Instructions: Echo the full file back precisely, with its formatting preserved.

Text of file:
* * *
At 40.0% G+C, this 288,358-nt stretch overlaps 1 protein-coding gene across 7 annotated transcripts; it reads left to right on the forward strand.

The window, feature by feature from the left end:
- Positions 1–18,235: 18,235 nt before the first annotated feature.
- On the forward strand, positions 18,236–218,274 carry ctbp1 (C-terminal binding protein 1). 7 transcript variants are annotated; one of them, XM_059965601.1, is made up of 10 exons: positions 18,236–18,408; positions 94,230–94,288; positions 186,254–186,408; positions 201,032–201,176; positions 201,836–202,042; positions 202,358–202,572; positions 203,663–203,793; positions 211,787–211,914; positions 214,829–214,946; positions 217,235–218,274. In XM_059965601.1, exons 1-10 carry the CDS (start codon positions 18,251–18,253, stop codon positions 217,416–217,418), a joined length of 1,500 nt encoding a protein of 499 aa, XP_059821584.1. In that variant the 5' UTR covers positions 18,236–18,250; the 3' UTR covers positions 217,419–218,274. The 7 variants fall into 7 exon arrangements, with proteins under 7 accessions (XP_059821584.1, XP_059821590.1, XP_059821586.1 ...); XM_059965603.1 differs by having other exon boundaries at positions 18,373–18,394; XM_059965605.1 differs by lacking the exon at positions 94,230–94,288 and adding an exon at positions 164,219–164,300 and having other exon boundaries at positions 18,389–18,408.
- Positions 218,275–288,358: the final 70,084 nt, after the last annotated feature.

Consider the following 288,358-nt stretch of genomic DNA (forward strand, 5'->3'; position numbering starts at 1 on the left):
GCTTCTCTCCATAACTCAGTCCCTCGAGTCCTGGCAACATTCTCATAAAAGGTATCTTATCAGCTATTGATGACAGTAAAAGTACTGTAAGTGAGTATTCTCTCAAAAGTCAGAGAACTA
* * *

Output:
At 40.0% G+C, this 288,358-nt stretch overlaps 1 protein-coding gene across 7 annotated transcripts; it reads left to right on the forward strand.

The window, feature by feature from the left end:
- Positions 1–18,235: 18,235 nt before the first annotated feature.
- On the forward strand, positions 18,236–218,274 carry ctbp1 (C-terminal binding protein 1). 7 transcript variants are annotated; one of them, XM_059965601.1, is made up of 10 exons: positions 18,236–18,408; positions 94,230–94,288; positions 186,254–186,408; positions 201,032–201,176; positions 201,836–202,042; positions 202,358–202,572; positions 203,663–203,793; positions 211,787–211,914; positions 214,829–214,946; positions 217,235–218,274. In XM_059965601.1, exons 1-10 carry the CDS (start codon positions 18,251–18,253, stop codon positions 217,416–217,418), a joined length of 1,500 nt encoding a protein of 499 aa, XP_059821584.1. In that variant the 5' UTR covers positions 18,236–18,250; the 3' UTR covers positions 217,419–218,274. The 7 variants fall into 7 exon arrangements, with proteins under 7 accessions (XP_059821584.1, XP_059821590.1, XP_059821586.1 ...); XM_059965603.1 differs by having other exon boundaries at positions 18,373–18,394; XM_059965605.1 differs by lacking the exon at positions 94,230–94,288 and adding an exon at positions 164,219–164,300 and having other exon boundaries at positions 18,389–18,408.
- Positions 218,275–288,358: the final 70,084 nt, after the last annotated feature.

Consider the following 288,358-nt stretch of genomic DNA (forward strand, 5'->3'; position numbering starts at 1 on the left):
GCTTCTCTCCATAACTCAGTCCCTCGAGTCCTGGCAACATTCTCATAAAAGGTATCTTATCAGCTATTGATGACAGTAAAAGTACTGTAAGTGAGTATTCTCTCAAAAGTCAGAGAACTA